Israeli ministers mull job and housing preferences for former IDF soldiers
Affirmative action legislation proposed by coalition chairman Yariv Levin would also apply to give Israelis who have done national service, comes in response to early start already enjoyed by those who skip army.
Prime Minister Benjamin Netanyahu's cabinet will decide on Sunday whether to endorse proposed legislation that advocates affirmative action for Israelis who have done military or national service.
A law for the rights of citizens who have contributed to the state has been proposed by coalition chairman MK (Likud) Yariv Levin. The proposed law states, “The granting of preference to citizens who have contributed to the state, including preference in hiring, in working conditions, in the granting of services and in the commissioning of services, shall not be considered discrimination.”
If passed by the Knesset, the law will give preference to Israeli citizens who have served in the Israel Defense Forces or done national service in the allocation of college dormitory rooms and plots of land for the construction of private houses. The proposed law also includes indirect “amendments” of various existing laws that would, for example, grant priority to members of minority groups in hiring for civil service positions if they have done military or national service.
“Since its founding, the State of Israel has been engaged in a continual war of survival,” Levin said in explaining the rationale for his proposed law. “All of Israel’s citizens must therefore take part in its defense and reinforcement. However, for many years, there has been a growing inequality in the shouldering of the burden for defending the state and contributing to it. Furthermore, there are even those who deliberately refrain from taking part in this continual struggle and who display a lack of loyalty to the state and a lack of commitment to the need for protecting its very existence.”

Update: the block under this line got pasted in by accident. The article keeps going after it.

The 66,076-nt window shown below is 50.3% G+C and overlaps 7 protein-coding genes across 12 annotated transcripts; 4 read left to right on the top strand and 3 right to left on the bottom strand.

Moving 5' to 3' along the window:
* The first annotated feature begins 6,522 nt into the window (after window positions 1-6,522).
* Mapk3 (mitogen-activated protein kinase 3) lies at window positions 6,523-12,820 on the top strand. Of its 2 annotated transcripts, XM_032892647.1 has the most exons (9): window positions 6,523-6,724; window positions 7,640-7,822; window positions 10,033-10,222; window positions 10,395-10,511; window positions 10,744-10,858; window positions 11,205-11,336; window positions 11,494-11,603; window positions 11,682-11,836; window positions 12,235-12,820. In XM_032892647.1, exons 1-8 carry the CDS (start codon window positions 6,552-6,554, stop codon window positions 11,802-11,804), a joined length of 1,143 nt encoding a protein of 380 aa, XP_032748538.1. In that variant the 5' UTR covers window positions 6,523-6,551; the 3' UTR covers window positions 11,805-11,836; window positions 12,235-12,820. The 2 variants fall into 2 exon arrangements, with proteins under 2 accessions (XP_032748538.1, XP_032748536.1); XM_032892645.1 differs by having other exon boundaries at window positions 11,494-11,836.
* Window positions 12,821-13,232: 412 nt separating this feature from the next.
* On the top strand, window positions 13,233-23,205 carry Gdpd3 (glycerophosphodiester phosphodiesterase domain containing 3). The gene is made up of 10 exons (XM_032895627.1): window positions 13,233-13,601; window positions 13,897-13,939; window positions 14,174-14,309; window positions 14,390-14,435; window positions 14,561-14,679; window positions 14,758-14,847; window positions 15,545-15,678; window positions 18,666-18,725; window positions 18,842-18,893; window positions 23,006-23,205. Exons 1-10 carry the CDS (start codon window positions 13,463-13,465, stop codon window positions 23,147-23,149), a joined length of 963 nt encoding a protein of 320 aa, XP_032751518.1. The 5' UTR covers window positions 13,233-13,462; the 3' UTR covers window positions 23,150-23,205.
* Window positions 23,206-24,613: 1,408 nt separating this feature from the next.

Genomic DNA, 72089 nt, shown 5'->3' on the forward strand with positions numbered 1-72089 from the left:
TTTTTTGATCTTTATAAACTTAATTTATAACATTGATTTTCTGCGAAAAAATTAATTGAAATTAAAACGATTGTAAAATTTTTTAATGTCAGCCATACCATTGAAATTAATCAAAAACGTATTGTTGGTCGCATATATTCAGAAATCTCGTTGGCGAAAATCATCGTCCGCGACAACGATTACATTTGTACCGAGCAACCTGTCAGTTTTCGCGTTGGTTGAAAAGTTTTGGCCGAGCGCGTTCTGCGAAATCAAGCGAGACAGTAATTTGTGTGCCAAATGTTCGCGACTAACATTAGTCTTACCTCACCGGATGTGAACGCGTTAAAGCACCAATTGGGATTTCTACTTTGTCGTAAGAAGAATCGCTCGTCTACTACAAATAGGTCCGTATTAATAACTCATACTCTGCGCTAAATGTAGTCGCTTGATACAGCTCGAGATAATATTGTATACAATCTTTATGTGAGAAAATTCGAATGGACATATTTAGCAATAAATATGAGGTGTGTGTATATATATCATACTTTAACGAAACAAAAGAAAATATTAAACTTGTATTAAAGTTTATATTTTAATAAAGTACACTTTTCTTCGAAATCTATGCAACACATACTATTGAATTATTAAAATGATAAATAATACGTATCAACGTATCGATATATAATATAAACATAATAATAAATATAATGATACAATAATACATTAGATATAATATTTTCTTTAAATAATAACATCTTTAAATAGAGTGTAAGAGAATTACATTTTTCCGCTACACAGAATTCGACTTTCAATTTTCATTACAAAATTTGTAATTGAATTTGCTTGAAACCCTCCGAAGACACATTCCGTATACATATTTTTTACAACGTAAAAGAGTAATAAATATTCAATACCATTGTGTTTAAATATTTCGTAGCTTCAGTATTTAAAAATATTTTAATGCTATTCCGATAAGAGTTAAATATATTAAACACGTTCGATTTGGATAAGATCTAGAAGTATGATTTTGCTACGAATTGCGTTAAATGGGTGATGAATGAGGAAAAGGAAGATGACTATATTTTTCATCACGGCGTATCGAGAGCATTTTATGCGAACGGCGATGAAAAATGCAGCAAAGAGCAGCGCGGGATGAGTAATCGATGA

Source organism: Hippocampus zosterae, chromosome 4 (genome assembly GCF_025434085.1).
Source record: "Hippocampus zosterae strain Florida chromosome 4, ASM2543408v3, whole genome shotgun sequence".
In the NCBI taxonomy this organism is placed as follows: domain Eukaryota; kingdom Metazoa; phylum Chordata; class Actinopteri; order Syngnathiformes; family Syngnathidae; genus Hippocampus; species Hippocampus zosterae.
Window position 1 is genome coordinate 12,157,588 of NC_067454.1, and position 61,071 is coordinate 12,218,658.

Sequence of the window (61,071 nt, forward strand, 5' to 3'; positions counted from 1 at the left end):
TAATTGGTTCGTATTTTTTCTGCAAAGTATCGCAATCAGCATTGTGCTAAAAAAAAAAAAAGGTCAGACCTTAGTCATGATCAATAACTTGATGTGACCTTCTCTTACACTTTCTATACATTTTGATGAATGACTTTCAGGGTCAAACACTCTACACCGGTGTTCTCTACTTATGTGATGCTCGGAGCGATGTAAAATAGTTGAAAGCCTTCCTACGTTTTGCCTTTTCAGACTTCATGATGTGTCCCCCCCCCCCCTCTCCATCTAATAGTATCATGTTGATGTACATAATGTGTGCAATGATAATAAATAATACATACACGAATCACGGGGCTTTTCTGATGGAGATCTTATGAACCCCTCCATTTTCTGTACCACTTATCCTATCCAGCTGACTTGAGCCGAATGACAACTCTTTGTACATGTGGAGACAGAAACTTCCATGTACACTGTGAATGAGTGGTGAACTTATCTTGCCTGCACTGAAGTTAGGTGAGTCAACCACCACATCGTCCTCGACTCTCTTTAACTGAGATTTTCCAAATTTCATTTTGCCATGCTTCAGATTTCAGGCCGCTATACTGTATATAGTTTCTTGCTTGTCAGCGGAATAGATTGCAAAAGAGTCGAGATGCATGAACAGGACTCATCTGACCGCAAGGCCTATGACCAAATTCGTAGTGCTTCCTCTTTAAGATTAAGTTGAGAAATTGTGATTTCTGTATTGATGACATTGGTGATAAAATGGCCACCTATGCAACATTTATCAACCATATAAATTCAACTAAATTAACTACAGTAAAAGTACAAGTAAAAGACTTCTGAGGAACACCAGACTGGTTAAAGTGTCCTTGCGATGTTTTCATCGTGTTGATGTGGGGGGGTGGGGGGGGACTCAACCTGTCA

Levin is infuriated by the fact that young Israelis who have not served in the army are able to start their college education at age 18, receive preference in the allocation of dormitory rooms, complete their undergraduate degrees by age 21 and afterwards even receive preference in the job market. Levin argues that those who have contributed to the state through military or national service begin their college education at a later stage in life, lack the financial means for pursuing an education, are forced to rent apartments and pay high rental fees because the dormitories are already full and afterwards are discriminated against in the competition for civil service jobs.